Excessive Brotherly Love? - 'Fraternity' of Russians and Ukrainians as a Russian Propaganda Narrative

Publication Type:

Journal Article


Connections: The Quarterly Journal, Volume 21, Issue 3, p.47-66 (2022)


cross-cultural comparison, fraternal people, institutions, Russia, Ukraine, values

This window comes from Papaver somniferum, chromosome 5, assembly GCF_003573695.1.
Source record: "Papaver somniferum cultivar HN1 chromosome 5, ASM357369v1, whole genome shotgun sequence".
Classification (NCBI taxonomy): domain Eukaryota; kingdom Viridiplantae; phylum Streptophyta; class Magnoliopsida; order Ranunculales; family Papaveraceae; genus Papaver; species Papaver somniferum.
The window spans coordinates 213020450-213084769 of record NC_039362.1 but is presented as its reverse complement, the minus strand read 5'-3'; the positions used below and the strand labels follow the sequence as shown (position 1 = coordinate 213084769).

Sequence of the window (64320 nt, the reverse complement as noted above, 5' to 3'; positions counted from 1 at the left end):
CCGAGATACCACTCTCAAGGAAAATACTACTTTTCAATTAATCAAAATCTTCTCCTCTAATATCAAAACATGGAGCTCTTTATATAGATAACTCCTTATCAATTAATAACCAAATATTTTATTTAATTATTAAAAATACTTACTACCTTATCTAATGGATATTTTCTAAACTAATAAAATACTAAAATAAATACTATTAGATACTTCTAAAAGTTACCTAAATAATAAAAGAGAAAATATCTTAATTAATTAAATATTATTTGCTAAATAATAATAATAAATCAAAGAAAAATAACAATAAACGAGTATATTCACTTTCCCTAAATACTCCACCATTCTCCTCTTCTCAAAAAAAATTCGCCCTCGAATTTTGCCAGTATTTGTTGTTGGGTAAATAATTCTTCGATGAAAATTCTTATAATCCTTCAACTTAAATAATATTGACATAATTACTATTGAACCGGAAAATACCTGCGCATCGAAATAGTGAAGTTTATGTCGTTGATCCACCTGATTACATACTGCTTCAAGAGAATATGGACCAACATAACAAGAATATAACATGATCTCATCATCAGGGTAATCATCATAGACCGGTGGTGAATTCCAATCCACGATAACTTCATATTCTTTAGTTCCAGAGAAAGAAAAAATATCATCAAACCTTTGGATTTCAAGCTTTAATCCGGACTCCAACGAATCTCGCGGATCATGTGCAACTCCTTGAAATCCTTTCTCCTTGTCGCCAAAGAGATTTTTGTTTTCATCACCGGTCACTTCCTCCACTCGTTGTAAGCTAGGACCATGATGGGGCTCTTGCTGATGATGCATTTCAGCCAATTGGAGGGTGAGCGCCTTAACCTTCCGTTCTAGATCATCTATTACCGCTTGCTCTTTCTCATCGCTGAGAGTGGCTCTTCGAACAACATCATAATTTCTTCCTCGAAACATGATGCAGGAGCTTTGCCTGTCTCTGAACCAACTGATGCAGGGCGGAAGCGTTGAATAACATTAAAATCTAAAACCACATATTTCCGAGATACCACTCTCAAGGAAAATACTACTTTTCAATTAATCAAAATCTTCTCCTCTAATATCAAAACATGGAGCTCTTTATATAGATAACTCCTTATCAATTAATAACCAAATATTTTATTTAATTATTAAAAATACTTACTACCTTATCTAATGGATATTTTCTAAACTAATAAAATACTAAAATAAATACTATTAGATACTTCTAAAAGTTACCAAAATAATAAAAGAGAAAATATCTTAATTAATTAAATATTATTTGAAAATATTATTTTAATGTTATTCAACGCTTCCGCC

This article aims to show, using evidence from cross-cultural studies, that the peoples of Ukraine and Russia differ significantly on the individualism-collectivism dimension that lies at the heart of national identity. It argues that the idea of Russian and Ukrainian fraternity is, in fact, a myth, based perhaps on some limited cultural accidentals or overly-broad categorizations of temperament and not on fundamental ideologies that undergird the society. Illusions of the fraternity are a product of propaganda based on a range of narratives about the countries (including Ukraine) Russia considers its “area of influence” and has been unsuccessfully trying to return under its control. Understanding the motivations of Russia, a state with a legacy of authoritarianism and consistently strong ideological opposition to democratic values, is key to making sense of such narratives and the logic behind them. Cross-cultural studies provide insights for a broader understanding of inherent differences between Russian and Ukrainian peoples. Approximately 50 percent of the variation in national cultural orientations is unique to the country and is rooted in the lasting differences in historic developmental trajectories. Of particular interest is the relationship between individualism and collectivism in Russian and Ukrainian cultures and its respective impact on the institutions, as these dimensions are among the most distinctive for cultural variation. The author argues that one can discern clear distinctions in cultures by observing the distinct evolution and varying importance of institutions.
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